3. Same with Jordan: If Israel had maintained the Lehi and original Etzel position--the historically true position that Israel includes the entirety of the land mandated for reconstitution of the Jewish National Home--there would have been no protection of "Jordan" (e.g. 1970), no "peace treaty" in 1994, and Israel's security would be in her strategic depth with airfields and missile bases one or two minutes from Baghdad. Kowtowing to the fiction that "Jordan" is a nation--and not just an artificial State--undermines Israel's security and gives logistical support to the meta-fiction, the "Palestinian people" and their "leaders."
To Conclude: As unrest--by coincidence, no doubt--unsettles "Jordan" as it "spontaneously" is doing in Egypt (after the Economist predicted it 6+ months ago), the "peace process" which began in 1977 reveals itself as a plan of phases for strangling Israel gradually, like the Fabian plan for a "world socialist collective." By 1981 Israel had relinquished all of the Sinai (making future Entebbes and "Raids on the Sun" impossible); instead of conquering the Gilead and establishing its security, by 1994 Israel had been nudged into being a co-guarantor of the fiction that geographically drives the Anglo-Arab push to the sea and "an Arab Federation with its front door on the Mediterranean" (John Dove, editor of the Round Table 1921-34). The current unrest in these states, glorified by left-globalist elites and useful idiots, now has "Israel hemmed in," as all and sundry are saying. Clearly, the "world community" will have to broker a regional agreement "for peace" either before or after a conflagration that they again, as in 1973, adroitly have planned. Why should Israel be allowed to develop those oil reserves in the Negev, or the ones that lie waiting east of Yam Ha Melach, or those gas fields in Yam HaMaaravi, when Britain or America could share or take them all?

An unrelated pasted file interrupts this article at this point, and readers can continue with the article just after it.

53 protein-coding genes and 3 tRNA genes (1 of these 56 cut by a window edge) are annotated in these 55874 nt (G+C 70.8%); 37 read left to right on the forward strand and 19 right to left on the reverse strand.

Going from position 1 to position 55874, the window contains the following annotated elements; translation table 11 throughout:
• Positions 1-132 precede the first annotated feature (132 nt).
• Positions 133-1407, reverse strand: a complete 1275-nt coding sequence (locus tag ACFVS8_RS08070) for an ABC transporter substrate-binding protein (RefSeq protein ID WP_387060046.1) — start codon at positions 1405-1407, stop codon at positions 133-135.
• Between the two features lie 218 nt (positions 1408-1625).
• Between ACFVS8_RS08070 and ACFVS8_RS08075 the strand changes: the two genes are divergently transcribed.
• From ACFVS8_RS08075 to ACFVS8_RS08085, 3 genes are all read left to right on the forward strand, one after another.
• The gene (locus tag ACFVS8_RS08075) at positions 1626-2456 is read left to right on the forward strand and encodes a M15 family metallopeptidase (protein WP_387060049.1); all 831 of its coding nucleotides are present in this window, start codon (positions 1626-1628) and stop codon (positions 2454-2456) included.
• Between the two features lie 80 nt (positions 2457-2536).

It's all about "peace and security," ie. the burial/absorption of Israel which--by the book, anyway--is the life-saving alternative to the apocalyptic image-dazzle of the West and Beit Laban.